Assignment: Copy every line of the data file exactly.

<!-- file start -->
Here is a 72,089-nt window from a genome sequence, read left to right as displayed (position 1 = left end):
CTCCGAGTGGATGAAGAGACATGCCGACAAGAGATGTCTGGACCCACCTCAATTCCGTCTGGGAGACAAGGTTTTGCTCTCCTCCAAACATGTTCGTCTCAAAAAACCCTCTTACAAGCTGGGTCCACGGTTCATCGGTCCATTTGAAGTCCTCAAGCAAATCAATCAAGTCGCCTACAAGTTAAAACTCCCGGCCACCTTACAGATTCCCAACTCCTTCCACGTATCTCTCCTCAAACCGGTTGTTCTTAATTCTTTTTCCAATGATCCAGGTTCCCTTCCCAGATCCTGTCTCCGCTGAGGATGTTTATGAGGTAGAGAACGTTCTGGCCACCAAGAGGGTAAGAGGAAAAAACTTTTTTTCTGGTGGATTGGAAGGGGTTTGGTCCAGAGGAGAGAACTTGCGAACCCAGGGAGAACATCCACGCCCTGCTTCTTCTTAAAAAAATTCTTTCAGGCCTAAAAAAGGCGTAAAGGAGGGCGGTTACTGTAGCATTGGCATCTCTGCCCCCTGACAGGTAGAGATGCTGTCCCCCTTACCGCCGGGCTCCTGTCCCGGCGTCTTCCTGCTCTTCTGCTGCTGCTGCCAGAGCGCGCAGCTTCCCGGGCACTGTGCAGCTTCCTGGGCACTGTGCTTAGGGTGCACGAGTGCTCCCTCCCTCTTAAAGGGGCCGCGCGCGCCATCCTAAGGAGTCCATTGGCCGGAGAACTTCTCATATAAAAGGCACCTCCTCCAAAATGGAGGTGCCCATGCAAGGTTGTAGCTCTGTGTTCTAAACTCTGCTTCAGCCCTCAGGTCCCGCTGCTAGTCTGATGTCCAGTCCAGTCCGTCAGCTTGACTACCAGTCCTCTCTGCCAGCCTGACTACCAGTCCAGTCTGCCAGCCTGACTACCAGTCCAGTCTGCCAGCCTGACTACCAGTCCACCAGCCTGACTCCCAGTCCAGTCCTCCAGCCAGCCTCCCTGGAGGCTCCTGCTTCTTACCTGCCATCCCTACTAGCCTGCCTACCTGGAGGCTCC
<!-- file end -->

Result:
Here is a 72,089-nt window from a genome sequence, read left to right as displayed (position 1 = left end):
CTCCGAGTGGATGAAGAGACATGCCGACAAGAGATGTCTGGACCCACCTCAATTCCGTCTGGGAGACAAGGTTTTGCTCTCCTCCAAACATGTTCGTCTCAAAAAACCCTCTTACAAGCTGGGTCCACGGTTCATCGGTCCATTTGAAGTCCTCAAGCAAATCAATCAAGTCGCCTACAAGTTAAAACTCCCGGCCACCTTACAGATTCCCAACTCCTTCCACGTATCTCTCCTCAAACCGGTTGTTCTTAATTCTTTTTCCAATGATCCAGGTTCCCTTCCCAGATCCTGTCTCCGCTGAGGATGTTTATGAGGTAGAGAACGTTCTGGCCACCAAGAGGGTAAGAGGAAAAAACTTTTTTTCTGGTGGATTGGAAGGGGTTTGGTCCAGAGGAGAGAACTTGCGAACCCAGGGAGAACATCCACGCCCTGCTTCTTCTTAAAAAAATTCTTTCAGGCCTAAAAAAGGCGTAAAGGAGGGCGGTTACTGTAGCATTGGCATCTCTGCCCCCTGACAGGTAGAGATGCTGTCCCCCTTACCGCCGGGCTCCTGTCCCGGCGTCTTCCTGCTCTTCTGCTGCTGCTGCCAGAGCGCGCAGCTTCCCGGGCACTGTGCAGCTTCCTGGGCACTGTGCTTAGGGTGCACGAGTGCTCCCTCCCTCTTAAAGGGGCCGCGCGCGCCATCCTAAGGAGTCCATTGGCCGGAGAACTTCTCATATAAAAGGCACCTCCTCCAAAATGGAGGTGCCCATGCAAGGTTGTAGCTCTGTGTTCTAAACTCTGCTTCAGCCCTCAGGTCCCGCTGCTAGTCTGATGTCCAGTCCAGTCCGTCAGCTTGACTACCAGTCCTCTCTGCCAGCCTGACTACCAGTCCAGTCTGCCAGCCTGACTACCAGTCCAGTCTGCCAGCCTGACTACCAGTCCACCAGCCTGACTCCCAGTCCAGTCCTCCAGCCAGCCTCCCTGGAGGCTCCTGCTTCTTACCTGCCATCCCTACTAGCCTGCCTACCTGGAGGCTCC